The second day centered on painting realistic hair, true metallic metals and other realistic effects. The True Metalic Metals tutorial was outstanding where Ms. Maples used metallic pigments and gloss varnish to paint on a shimmering layer over the basecoat. Then once the shimmering coat has been painted on, a shading glaze is added followed by highlights and more glazes. The result is a metallic paint job that shimmers in the light between multiple colors. This was a fairly impressive tutorial and inspired me to look at metallic pigments. Ms. Maples also touched on Object Source Lighting or OSL which provided us a very brief glowing eyes tutorial.
The class was a definite challenge for me as I do not hold my paintbrush the way most people do and it was a complete departure from how I normally paint both in form and function. I do not normally use P3 paints, I have never successfully blended anything before, I do not mix paints when painting often, I do not normally use a larger sized brush and lastly I haven’t used a dry pallet in a long, long time. So upon entrance into the class, I was fully out of my comfort zone. I ended up bringing multiple models to prime and paint with various techniques and Ms. Maples was sure to walk around and provide technical assistance where necessary.
There were several tutorials taught that had an instantaneous effect on my paint job and I was able to pick up on them immediately. The priming tutorial was awesome, how to paint eyes has given me the confidence to start doing just that on my models, and the object source lightning took very little time but was instantly useful. Those small but helpful tutorials will provide instant improvement to my armies.
The tutorials that I felt will take a lot of time but in the end pay off very well were obviously the Two Brush Blending. The TBB will require a lot of my time to get proficient with it. Ms. Maples has a fantastic technique and the results make you want to paint better just by looking at her models. Once I have gotten proficient with her method, the other tutorials such as painting flesh and fabric will easily fall in line and yield fantastic results. The other challenge I will run into will be my color theory, using the P3 paints will be great for resolving this as they mix well and last long. I may still use a wet palette because I have a knee jerk reaction to hating dry palettes (never can get the consistency right in a dry palette).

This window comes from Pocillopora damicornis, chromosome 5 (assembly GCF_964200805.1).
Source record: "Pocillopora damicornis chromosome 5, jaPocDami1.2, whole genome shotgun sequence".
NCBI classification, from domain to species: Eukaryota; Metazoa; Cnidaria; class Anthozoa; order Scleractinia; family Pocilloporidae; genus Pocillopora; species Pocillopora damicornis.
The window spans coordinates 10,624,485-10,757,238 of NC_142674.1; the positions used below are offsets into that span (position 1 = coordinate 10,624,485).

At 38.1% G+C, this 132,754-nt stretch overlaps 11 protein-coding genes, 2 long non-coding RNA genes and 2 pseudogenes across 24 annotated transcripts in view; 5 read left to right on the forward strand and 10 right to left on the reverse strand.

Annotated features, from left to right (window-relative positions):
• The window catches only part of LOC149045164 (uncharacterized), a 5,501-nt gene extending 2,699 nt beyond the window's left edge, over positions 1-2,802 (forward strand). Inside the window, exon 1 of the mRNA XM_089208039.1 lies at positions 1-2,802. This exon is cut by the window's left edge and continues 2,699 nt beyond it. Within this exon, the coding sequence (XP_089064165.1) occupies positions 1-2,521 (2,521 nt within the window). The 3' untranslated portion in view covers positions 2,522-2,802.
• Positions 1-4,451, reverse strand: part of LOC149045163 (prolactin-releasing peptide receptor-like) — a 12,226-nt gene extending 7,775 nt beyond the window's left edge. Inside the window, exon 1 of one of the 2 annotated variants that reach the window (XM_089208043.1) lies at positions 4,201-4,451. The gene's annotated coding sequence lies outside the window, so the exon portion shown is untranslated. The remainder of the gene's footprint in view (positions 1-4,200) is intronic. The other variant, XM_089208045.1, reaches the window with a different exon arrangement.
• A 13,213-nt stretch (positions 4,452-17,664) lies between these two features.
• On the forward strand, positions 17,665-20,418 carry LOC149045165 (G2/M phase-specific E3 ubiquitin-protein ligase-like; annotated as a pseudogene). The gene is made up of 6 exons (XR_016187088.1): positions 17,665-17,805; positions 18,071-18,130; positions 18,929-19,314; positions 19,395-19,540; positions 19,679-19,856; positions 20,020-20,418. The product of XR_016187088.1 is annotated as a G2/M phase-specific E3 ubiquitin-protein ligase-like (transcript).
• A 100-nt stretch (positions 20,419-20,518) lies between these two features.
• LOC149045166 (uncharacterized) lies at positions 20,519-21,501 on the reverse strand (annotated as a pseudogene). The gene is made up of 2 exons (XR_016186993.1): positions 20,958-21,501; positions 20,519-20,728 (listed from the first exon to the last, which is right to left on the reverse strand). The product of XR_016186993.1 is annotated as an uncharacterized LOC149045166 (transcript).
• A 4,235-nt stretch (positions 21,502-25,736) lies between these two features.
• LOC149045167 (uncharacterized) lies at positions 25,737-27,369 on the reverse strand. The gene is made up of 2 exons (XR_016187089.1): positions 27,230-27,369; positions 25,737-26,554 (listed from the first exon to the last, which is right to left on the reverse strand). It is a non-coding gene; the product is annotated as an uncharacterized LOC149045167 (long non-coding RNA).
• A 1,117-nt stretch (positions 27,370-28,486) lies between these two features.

Now as far as the argument of cost vs. time investment, I will say that Ms. Maples provides her students a bargain for what is offered. The students receive 16 hours of professional training in the methods that the studio painters from companies like Privateer Press paint their models. I look at the amount of money I spend on this ridiculous hobby and then I look at the amount of time I spend painting to what I thought was a pretty high standard. The time investment and cost of this class is literally one of the better investments I could make in the hobby as it is improving something that I have always wanted to get better at doing. I have no problem getting better at the game when I play a list a few times and learn the nuances but something technical like painting requires some level of instruction in order to improve.
As a result, I would formally recommend Ms. Maples painting class through Arcane Paintworks to anyone who is interested in improving the state of their hobby outside game. Just the minor techniques she taught have already begun to have a big impact on my paint jobs. I look forward to experimenting more with these techniques in the future.
The Deployment Zone podcast will be providing a full review of the class on one of our up and coming podcasts as well as an interview with the teacher Ms. Meg Maples.